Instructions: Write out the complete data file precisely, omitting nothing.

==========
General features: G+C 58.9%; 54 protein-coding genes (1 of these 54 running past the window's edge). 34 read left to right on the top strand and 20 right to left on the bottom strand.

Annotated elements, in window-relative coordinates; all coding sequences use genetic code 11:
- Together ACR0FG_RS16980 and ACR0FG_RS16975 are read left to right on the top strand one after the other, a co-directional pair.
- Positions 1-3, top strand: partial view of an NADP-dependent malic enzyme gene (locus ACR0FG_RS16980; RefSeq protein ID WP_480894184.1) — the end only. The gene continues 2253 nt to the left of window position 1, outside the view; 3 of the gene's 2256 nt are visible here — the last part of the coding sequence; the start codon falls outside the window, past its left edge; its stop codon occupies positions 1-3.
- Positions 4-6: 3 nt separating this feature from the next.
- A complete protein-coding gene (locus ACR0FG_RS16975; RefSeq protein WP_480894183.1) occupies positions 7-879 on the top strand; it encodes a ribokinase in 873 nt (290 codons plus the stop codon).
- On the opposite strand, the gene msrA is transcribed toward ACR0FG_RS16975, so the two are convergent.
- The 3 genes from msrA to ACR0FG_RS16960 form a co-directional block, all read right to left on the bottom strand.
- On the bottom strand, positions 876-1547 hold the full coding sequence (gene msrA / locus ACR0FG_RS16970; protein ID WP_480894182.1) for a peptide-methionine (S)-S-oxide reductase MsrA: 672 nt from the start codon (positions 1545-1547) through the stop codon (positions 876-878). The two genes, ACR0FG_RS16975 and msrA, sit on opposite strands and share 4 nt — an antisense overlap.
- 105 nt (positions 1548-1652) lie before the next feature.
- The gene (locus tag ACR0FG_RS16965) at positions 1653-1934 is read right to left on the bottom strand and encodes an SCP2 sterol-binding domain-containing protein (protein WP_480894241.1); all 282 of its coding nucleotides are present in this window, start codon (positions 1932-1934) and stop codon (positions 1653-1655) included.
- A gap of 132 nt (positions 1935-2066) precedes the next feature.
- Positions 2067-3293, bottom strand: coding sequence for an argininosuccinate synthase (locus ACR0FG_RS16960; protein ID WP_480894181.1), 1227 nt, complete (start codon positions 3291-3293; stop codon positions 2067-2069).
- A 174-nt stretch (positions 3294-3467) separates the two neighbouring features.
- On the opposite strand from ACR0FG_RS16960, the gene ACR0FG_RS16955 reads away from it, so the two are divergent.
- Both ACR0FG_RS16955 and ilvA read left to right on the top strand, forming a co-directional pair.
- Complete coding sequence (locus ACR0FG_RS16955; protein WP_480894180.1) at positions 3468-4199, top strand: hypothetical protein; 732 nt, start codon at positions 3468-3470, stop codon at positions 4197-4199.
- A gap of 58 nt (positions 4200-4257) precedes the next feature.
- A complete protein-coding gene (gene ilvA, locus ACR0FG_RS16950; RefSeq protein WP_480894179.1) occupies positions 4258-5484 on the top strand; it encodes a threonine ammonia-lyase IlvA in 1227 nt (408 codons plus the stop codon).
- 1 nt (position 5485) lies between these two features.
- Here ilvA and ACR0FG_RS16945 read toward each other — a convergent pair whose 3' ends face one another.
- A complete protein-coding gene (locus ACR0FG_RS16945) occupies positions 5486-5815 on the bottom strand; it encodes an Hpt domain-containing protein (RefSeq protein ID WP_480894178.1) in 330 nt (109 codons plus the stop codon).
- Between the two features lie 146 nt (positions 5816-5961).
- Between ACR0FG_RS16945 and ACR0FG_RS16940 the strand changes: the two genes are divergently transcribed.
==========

General features: G+C 58.9%; 54 protein-coding genes (1 of these 54 running past the window's edge). 34 read left to right on the top strand and 20 right to left on the bottom strand.

Annotated elements, in window-relative coordinates; all coding sequences use genetic code 11:
- Together ACR0FG_RS16980 and ACR0FG_RS16975 are read left to right on the top strand one after the other, a co-directional pair.
- Positions 1-3, top strand: partial view of an NADP-dependent malic enzyme gene (locus ACR0FG_RS16980; RefSeq protein ID WP_480894184.1) — the end only. The gene continues 2253 nt to the left of window position 1, outside the view; 3 of the gene's 2256 nt are visible here — the last part of the coding sequence; the start codon falls outside the window, past its left edge; its stop codon occupies positions 1-3.
- Positions 4-6: 3 nt separating this feature from the next.
- A complete protein-coding gene (locus ACR0FG_RS16975; RefSeq protein WP_480894183.1) occupies positions 7-879 on the top strand; it encodes a ribokinase in 873 nt (290 codons plus the stop codon).
- On the opposite strand, the gene msrA is transcribed toward ACR0FG_RS16975, so the two are convergent.
- The 3 genes from msrA to ACR0FG_RS16960 form a co-directional block, all read right to left on the bottom strand.
- On the bottom strand, positions 876-1547 hold the full coding sequence (gene msrA / locus ACR0FG_RS16970; protein ID WP_480894182.1) for a peptide-methionine (S)-S-oxide reductase MsrA: 672 nt from the start codon (positions 1545-1547) through the stop codon (positions 876-878). The two genes, ACR0FG_RS16975 and msrA, sit on opposite strands and share 4 nt — an antisense overlap.
- 105 nt (positions 1548-1652) lie before the next feature.
- The gene (locus tag ACR0FG_RS16965) at positions 1653-1934 is read right to left on the bottom strand and encodes an SCP2 sterol-binding domain-containing protein (protein WP_480894241.1); all 282 of its coding nucleotides are present in this window, start codon (positions 1932-1934) and stop codon (positions 1653-1655) included.
- A gap of 132 nt (positions 1935-2066) precedes the next feature.
- Positions 2067-3293, bottom strand: coding sequence for an argininosuccinate synthase (locus ACR0FG_RS16960; protein ID WP_480894181.1), 1227 nt, complete (start codon positions 3291-3293; stop codon positions 2067-2069).
- A 174-nt stretch (positions 3294-3467) separates the two neighbouring features.
- On the opposite strand from ACR0FG_RS16960, the gene ACR0FG_RS16955 reads away from it, so the two are divergent.
- Both ACR0FG_RS16955 and ilvA read left to right on the top strand, forming a co-directional pair.
- Complete coding sequence (locus ACR0FG_RS16955; protein WP_480894180.1) at positions 3468-4199, top strand: hypothetical protein; 732 nt, start codon at positions 3468-3470, stop codon at positions 4197-4199.
- A gap of 58 nt (positions 4200-4257) precedes the next feature.
- A complete protein-coding gene (gene ilvA, locus ACR0FG_RS16950; RefSeq protein WP_480894179.1) occupies positions 4258-5484 on the top strand; it encodes a threonine ammonia-lyase IlvA in 1227 nt (408 codons plus the stop codon).
- 1 nt (position 5485) lies between these two features.
- Here ilvA and ACR0FG_RS16945 read toward each other — a convergent pair whose 3' ends face one another.
- A complete protein-coding gene (locus ACR0FG_RS16945) occupies positions 5486-5815 on the bottom strand; it encodes an Hpt domain-containing protein (RefSeq protein ID WP_480894178.1) in 330 nt (109 codons plus the stop codon).
- Between the two features lie 146 nt (positions 5816-5961).
- Between ACR0FG_RS16945 and ACR0FG_RS16940 the strand changes: the two genes are divergently transcribed.